The tech that powers Constant: an introduction

Constant’s mission is to bring economic freedom to everyone. As a community-driven project, we want to share our plans and progress along the way. Today, we’d like to give you an overview of the technology powering Constant, as well as share what we’re building for the future and why.

Reimagining money

Money is one of the most important inventions in human history. From its first use in the Tang Dynasty (A.D. 618–907), we’ve enjoyed over a thousand years of paper currency. But now more than ever, its limitations are keenly felt.

The past few years have witnessed another invention: blockchain technology. This special peer-to-peer network has opened up new applications of money that weren’t possible before. A blockchain network runs exactly as programmed, without any possibility of downtime, censorship, fraud, or third-party interference.

With the advent of cryptocurrency — borderless, frictionless, and decentralized — the world is beginning to think more broadly about how money should, and can, behave.

Constant

Blockchain technology is still fairly new, so it’s hard to predict when mass adoption of various blockchains (and cryptocurrencies) might happen. When it does, it will be important to have a price-stable cryptocurrency seamlessly integrated into global economies.

We’re hoping to grow Constant into such a price-stable cryptocurrency. As a decentralized network, our aim is to build value for everyone rather than shareholders. In fact, the role of the shareholder is irrelevant. Once the network matures, our team will dissolve, and the community will run the network together.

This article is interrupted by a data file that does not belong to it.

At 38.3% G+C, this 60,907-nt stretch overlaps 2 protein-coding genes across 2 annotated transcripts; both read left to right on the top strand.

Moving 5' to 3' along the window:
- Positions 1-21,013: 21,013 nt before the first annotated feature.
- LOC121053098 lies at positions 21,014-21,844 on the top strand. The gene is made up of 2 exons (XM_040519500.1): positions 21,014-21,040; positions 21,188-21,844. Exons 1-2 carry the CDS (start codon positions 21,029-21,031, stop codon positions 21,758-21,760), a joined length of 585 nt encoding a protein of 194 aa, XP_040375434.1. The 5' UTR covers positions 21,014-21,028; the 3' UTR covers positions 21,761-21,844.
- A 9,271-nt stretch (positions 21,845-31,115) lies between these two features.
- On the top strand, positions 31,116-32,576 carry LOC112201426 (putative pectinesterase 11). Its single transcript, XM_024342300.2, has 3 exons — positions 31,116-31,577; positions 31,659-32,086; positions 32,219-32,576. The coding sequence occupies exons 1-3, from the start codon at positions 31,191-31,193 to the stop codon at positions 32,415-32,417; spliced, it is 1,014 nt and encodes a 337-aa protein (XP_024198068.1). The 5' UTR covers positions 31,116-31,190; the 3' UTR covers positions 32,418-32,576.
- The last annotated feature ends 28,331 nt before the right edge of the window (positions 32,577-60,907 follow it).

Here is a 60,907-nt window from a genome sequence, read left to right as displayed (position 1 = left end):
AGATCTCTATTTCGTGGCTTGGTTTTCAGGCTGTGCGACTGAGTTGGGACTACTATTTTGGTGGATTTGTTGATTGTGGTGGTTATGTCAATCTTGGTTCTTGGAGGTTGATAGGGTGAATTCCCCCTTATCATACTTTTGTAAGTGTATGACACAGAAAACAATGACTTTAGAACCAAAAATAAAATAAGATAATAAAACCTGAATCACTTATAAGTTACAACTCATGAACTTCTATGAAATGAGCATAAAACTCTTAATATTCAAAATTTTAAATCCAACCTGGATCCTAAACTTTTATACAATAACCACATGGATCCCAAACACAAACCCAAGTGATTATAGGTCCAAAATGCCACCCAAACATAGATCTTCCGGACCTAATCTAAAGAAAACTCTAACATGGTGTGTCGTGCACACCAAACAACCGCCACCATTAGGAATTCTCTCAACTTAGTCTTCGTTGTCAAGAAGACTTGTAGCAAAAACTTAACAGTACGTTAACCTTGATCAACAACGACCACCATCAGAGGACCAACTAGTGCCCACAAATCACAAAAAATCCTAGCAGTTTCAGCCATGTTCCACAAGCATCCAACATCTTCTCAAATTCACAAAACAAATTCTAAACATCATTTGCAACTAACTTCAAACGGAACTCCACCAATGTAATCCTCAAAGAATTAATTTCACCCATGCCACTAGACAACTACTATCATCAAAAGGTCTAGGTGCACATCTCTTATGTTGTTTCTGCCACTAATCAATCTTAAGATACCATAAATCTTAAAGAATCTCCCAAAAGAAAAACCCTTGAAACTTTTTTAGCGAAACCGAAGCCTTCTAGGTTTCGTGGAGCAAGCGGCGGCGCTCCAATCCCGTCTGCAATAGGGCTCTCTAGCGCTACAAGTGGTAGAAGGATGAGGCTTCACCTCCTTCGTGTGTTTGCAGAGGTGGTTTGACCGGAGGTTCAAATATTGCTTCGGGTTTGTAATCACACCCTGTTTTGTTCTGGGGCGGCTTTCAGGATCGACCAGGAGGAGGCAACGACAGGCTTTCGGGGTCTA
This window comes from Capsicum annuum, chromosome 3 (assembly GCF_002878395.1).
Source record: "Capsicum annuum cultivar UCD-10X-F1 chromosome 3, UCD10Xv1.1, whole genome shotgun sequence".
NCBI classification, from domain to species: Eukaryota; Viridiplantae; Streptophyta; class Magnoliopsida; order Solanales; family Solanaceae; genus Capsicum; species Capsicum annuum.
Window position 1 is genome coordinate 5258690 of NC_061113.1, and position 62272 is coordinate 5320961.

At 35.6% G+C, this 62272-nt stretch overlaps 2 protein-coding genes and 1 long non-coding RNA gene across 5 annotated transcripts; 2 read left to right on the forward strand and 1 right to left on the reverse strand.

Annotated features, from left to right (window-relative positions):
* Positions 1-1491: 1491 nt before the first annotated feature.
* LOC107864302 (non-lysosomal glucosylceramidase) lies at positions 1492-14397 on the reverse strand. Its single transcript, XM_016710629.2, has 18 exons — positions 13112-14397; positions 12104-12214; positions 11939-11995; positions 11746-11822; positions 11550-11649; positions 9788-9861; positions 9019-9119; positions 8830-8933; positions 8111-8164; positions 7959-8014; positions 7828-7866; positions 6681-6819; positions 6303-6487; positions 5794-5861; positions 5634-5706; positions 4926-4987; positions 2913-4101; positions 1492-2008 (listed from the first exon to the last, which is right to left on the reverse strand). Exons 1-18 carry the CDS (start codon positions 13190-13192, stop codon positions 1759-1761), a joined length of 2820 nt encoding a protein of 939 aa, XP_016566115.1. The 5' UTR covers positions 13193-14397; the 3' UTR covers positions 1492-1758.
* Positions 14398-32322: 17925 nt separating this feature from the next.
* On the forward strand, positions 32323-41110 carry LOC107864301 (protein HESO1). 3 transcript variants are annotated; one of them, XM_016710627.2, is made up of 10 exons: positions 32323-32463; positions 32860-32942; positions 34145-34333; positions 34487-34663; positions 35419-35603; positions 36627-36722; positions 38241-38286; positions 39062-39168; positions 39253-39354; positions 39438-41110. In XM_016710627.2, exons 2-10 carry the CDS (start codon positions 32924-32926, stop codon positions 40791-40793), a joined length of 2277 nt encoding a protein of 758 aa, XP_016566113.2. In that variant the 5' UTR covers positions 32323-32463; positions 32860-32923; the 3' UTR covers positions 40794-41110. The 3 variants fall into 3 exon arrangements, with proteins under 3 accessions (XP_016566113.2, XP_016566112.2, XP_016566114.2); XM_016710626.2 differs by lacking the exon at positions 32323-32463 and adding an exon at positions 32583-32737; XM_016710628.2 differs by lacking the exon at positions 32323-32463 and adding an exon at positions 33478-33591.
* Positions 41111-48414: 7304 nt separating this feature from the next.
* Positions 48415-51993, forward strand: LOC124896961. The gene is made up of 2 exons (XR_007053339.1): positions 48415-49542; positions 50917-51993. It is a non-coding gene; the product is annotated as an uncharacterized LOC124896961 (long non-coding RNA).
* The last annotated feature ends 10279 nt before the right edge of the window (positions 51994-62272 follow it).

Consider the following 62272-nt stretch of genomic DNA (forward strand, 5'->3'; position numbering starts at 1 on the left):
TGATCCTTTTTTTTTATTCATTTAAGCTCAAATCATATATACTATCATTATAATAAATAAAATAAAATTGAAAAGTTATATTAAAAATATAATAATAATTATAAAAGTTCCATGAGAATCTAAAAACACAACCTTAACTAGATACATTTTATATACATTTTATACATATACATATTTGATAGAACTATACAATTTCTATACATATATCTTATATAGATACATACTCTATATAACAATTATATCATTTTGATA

Constant is open-source and we commit code daily on our Github repository. Its design is public and we publish design decisions weekly on its tech blog. Nobody owns or controls Constant and anyone can take part.

Our diverse team of 50 scientists, cryptographers, engineers, economists, and community managers is dedicated to working towards our mission. Most of us work together at our office in Saigon, while the rest of the team is distributed across the world.

The Constant Chain and its 5 goals

Initially, Constant was built on Ethereum as an ERC-20 token. While it’s convenient to bootstrap Constant on another blockchain, it limits what we can do. On Ethereum, the Solidity smart contract language is not expressive enough to implement our ideas, and the network is painfully slow and expensive for running consumer applications.

Most of our researchers and engineers are working on our own blockchain. This is important. By building our own blockchain from scratch, we’ll be able to tailor it to our exact needs. It will allow us to test new ideas faster around privacy, scalability, and the price stability mechanism — especially those that Ethereum doesn’t fit, such as fast Zero-Knowledge Proof generation.

Also, we believe it’s crucial for a native cryptocurrency to be price-stable. Ether price fluctuation has hindered the growth of its decentralized apps and utilities. On Feb 9, 2019, for example, at a market cap of $14 billion dollars, 93% of Ethereum decentralized apps had zero transactions.

When the price of Ether increases, it’s difficult for developers to plan operational costs and unattractive for users to use their apps because of high gas fees. When the price of Ether falls quickly, people may lose confidence in the currency and exit the network altogether.

Goal 1: Build an autonomous agent that adjusts the money supply automatically